May 2015

Following a coup attempt against president Pierre Nkurunziza last week, Burundi is now facing its worst turmoil since the 12-year civil war, which ended in 2005.

The unrests started on 26 April after Nkurunziza’s announcement that he will run for a third term in office in June. According to Burundi’s constitution, Nkurunziza can only be elected for two terms. However, he is claiming that his first term doesn’t count as he wasn’t elected in 2005 but appointed to the role by parliament.

Loyalist soldiers and opponents of Nkurunziza, who has been awarded several peace prizes by the likes of the UN and the African Forum on Religion and Government, disagreed as to whether it is legal for him to run again. Eighteen people have appeared in court accused of helping to organise the failed coup on 13 May, including former defence minister General Cyrille Ndayirukiye and police commissioners Zenon Ndabaneze and Hermenegilde Nimenya. The alleged coup ringleader, former intelligence chief General Godefroid Niyombare, is still on the run.

While the coming weeks are expected to bring more clarity on the political situation, Burundi, which is home to a population of 10.2 million, remains one of the poorest countries in the world. In late 2009, Monocle’s correspondent Max Delany went to capital Bujumbura when Pierre Nkurunziza was at the end of his first term. Delany talked to Bujumbura’s mayor Evrard Giswaswa and trade, industry and tourism minister Euphrasie Bigirimana. Up for discussion were the country’s political future and business potential, and the way in which the capital’s officials were attracting foreign investment in a bid to kickstart an economic recovery.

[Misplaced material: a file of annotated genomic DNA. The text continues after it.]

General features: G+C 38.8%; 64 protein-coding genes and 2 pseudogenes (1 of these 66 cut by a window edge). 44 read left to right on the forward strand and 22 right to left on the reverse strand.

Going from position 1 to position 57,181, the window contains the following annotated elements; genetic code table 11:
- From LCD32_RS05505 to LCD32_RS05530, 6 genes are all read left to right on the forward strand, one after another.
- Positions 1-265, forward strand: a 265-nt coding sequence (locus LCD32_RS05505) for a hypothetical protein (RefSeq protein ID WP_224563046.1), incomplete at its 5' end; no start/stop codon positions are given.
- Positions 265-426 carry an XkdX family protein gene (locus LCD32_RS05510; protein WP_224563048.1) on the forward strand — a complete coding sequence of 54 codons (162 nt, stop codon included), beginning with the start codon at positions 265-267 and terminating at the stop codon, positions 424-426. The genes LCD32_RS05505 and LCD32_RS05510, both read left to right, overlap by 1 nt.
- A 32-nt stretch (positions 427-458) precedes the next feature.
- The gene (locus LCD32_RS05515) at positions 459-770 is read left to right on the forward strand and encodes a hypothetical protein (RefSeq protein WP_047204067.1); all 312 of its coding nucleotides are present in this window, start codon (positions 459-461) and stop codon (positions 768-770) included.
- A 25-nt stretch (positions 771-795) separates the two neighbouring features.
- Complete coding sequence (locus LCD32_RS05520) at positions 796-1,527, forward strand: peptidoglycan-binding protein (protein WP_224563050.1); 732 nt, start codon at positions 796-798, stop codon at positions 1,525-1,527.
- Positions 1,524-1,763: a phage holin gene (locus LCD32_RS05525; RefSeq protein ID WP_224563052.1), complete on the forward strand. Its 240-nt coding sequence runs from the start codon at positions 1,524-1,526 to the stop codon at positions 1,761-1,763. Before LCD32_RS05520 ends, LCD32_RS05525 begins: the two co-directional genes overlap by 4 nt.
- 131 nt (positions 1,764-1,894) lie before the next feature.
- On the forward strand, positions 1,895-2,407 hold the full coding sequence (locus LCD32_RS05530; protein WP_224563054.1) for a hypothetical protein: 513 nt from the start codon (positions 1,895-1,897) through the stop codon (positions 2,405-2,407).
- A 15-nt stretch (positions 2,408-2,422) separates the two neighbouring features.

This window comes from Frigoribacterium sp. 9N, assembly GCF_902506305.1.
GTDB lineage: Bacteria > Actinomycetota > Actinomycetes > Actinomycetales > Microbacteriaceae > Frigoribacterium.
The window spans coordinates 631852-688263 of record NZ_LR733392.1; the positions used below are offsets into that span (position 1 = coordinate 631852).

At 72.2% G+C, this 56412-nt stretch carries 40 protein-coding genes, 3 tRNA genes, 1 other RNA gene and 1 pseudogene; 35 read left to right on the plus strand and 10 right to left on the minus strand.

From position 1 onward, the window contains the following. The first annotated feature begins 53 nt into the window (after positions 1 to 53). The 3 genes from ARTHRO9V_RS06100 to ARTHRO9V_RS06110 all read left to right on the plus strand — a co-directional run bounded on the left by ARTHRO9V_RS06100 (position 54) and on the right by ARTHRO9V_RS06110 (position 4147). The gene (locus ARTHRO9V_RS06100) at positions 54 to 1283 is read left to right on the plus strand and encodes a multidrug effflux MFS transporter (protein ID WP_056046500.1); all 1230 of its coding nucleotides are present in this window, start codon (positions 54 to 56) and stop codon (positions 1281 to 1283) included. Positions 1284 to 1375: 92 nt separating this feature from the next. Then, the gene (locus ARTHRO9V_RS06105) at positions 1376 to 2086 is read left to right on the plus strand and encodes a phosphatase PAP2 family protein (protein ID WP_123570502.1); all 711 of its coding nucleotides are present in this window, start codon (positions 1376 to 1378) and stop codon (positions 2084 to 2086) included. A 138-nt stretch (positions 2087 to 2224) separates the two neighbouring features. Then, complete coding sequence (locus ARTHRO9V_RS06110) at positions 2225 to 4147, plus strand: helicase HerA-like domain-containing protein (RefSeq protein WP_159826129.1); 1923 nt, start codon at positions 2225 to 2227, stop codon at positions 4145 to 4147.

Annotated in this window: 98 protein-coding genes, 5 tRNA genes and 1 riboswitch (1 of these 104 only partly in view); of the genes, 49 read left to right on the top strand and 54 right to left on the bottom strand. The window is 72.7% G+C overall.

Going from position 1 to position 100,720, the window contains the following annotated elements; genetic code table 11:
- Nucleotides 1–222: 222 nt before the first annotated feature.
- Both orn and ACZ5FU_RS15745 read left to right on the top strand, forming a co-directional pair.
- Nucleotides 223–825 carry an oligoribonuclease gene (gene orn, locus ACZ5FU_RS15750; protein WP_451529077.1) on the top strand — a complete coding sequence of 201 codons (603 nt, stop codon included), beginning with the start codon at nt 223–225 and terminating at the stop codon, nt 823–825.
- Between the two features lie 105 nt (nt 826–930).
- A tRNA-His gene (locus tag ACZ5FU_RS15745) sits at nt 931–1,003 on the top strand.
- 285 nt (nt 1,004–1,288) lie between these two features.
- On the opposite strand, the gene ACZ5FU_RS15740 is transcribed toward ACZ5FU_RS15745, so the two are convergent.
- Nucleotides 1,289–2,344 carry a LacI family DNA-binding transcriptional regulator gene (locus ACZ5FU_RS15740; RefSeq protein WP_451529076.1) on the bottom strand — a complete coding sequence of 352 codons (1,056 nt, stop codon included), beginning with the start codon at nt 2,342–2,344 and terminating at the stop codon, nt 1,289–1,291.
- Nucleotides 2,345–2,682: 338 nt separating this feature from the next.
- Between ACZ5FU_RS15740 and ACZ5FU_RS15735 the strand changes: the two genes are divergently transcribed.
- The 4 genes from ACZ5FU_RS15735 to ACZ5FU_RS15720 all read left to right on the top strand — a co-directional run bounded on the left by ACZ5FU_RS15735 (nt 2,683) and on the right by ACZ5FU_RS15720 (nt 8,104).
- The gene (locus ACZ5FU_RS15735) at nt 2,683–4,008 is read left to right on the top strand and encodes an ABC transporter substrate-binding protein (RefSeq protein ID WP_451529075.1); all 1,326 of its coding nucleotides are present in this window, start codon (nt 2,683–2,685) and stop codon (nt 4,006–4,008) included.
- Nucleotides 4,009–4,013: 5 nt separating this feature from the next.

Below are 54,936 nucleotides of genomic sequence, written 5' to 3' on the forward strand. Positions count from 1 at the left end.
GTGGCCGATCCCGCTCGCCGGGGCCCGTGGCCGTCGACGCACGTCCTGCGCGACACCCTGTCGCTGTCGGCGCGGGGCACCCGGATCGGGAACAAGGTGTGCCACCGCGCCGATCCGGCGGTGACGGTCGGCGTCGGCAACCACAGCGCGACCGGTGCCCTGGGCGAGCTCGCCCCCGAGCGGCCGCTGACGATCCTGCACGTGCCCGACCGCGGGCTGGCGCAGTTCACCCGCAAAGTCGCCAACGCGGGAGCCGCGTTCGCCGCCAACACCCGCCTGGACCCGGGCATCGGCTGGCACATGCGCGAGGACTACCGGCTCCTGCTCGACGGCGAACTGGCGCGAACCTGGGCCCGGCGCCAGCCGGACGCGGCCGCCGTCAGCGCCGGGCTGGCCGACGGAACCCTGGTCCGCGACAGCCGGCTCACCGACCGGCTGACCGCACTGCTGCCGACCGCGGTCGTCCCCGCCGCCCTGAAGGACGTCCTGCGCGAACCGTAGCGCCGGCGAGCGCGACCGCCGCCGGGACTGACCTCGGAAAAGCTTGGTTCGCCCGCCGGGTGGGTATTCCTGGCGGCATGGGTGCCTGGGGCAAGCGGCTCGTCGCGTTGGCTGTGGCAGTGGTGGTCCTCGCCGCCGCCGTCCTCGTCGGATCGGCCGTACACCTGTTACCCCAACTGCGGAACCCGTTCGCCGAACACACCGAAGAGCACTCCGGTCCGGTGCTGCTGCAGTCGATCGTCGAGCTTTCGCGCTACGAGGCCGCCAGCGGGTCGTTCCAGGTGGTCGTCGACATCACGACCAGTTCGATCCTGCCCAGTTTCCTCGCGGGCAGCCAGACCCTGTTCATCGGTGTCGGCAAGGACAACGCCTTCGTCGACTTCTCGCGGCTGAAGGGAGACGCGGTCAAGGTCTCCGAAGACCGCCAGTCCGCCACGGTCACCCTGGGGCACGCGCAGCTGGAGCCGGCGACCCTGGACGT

October 2009

Affairs

Emerging Markets

Lakeland revival— Bujumbura

Preface

Bujumbura has got all the substance required to turn Burundi’s backwater capital into an African success story and the country’s upcoming elections are a chance to create lasting peace after 15 years of civil war. But corruption could still derail the dream.

Development, Economy, Politics, Tourism

Tracking down Burundi’s president, Pierre Nkurunziza, is not difficult. Almost every afternoon, as the sun sets over Lake Tanganyika, the stocky 45-year-old can be found on the same pitch playing central defence for his beloved football team, the Halleluyah FC. It’s always easy for the beer-sipping expats at the neighbouring boules club to tell when the president, who is an ex-rebel and born-again Christian, is in the team. The pick-up truck parked outside with a heavy machine gun on the back and the liberally armed soldiers acting as ball boys…

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